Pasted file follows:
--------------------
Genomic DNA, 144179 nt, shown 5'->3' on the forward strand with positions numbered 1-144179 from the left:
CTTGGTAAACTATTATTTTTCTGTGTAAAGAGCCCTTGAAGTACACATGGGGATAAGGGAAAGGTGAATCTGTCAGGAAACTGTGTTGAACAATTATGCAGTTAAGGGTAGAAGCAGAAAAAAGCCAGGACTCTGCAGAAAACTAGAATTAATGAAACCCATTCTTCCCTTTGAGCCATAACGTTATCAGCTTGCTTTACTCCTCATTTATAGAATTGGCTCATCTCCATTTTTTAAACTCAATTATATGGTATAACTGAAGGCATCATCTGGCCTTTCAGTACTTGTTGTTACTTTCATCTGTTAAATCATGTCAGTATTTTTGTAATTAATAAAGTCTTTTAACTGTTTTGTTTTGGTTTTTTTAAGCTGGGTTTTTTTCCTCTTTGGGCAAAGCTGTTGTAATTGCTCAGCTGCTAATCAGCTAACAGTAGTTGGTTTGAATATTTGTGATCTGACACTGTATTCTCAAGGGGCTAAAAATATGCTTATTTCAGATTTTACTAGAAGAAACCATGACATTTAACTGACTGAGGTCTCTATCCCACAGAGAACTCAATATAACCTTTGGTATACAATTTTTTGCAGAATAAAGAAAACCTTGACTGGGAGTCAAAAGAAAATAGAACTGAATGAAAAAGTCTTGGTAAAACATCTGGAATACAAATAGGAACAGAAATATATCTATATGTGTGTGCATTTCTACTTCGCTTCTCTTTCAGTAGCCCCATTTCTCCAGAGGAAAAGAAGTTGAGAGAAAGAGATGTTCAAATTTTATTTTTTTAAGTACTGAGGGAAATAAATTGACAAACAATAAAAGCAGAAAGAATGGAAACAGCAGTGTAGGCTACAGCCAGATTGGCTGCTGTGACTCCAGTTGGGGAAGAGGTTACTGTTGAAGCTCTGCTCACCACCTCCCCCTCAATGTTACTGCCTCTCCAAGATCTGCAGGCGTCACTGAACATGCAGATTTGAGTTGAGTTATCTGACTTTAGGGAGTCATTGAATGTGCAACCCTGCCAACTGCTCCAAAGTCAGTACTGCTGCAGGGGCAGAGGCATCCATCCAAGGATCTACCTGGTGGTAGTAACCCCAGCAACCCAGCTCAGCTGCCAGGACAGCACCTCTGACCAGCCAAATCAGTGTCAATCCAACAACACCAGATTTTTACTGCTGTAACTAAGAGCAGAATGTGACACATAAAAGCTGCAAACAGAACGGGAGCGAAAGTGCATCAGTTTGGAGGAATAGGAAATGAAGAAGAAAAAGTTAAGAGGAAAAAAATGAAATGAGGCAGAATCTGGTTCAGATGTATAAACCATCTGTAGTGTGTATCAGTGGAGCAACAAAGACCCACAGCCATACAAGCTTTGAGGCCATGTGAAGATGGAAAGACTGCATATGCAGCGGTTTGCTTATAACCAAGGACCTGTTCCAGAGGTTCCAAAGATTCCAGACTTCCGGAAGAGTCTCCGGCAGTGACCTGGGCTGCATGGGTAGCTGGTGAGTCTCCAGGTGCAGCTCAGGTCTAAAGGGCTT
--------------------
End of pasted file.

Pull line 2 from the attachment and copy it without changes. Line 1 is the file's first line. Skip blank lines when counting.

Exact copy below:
CTTGGTAAACTATTATTTTTCTGTGTAAAGAGCCCTTGAAGTACACATGGGGATAAGGGAAAGGTGAATCTGTCAGGAAACTGTGTTGAACAATTATGCAGTTAAGGGTAGAAGCAGAAAAAAGCCAGGACTCTGCAGAAAACTAGAATTAATGAAACCCATTCTTCCCTTTGAGCCATAACGTTATCAGCTTGCTTTACTCCTCATTTATAGAATTGGCTCATCTCCATTTTTTAAACTCAATTATATGGTATAACTGAAGGCATCATCTGGCCTTTCAGTACTTGTTGTTACTTTCATCTGTTAAATCATGTCAGTATTTTTGTAATTAATAAAGTCTTTTAACTGTTTTGTTTTGGTTTTTTTAAGCTGGGTTTTTTTCCTCTTTGGGCAAAGCTGTTGTAATTGCTCAGCTGCTAATCAGCTAACAGTAGTTGGTTTGAATATTTGTGATCTGACACTGTATTCTCAAGGGGCTAAAAATATGCTTATTTCAGATTTTACTAGAAGAAACCATGACATTTAACTGACTGAGGTCTCTATCCCACAGAGAACTCAATATAACCTTTGGTATACAATTTTTTGCAGAATAAAGAAAACCTTGACTGGGAGTCAAAAGAAAATAGAACTGAATGAAAAAGTCTTGGTAAAACATCTGGAATACAAATAGGAACAGAAATATATCTATATGTGTGTGCATTTCTACTTCGCTTCTCTTTCAGTAGCCCCATTTCTCCAGAGGAAAAGAAGTTGAGAGAAAGAGATGTTCAAATTTTATTTTTTTAAGTACTGAGGGAAATAAATTGACAAACAATAAAAGCAGAAAGAATGGAAACAGCAGTGTAGGCTACAGCCAGATTGGCTGCTGTGACTCCAGTTGGGGAAGAGGTTACTGTTGAAGCTCTGCTCACCACCTCCCCCTCAATGTTACTGCCTCTCCAAGATCTGCAGGCGTCACTGAACATGCAGATTTGAGTTGAGTTATCTGACTTTAGGGAGTCATTGAATGTGCAACCCTGCCAACTGCTCCAAAGTCAGTACTGCTGCAGGGGCAGAGGCATCCATCCAAGGATCTACCTGGTGGTAGTAACCCCAGCAACCCAGCTCAGCTGCCAGGACAGCACCTCTGACCAGCCAAATCAGTGTCAATCCAACAACACCAGATTTTTACTGCTGTAACTAAGAGCAGAATGTGACACATAAAAGCTGCAAACAGAACGGGAGCGAAAGTGCATCAGTTTGGAGGAATAGGAAATGAAGAAGAAAAAGTTAAGAGGAAAAAAATGAAATGAGGCAGAATCTGGTTCAGATGTATAAACCATCTGTAGTGTGTATCAGTGGAGCAACAAAGACCCACAGCCATACAAGCTTTGAGGCCATGTGAAGATGGAAAGACTGCATATGCAGCGGTTTGCTTATAACCAAGGACCTGTTCCAGAGGTTCCAAAGATTCCAGACTTCCGGAAGAGTCTCCGGCAGTGACCTGGGCTGCATGGGTAGCTGGTGAGTCTCCAGGTGCAGCTCAGGTCTAAAGGGCTT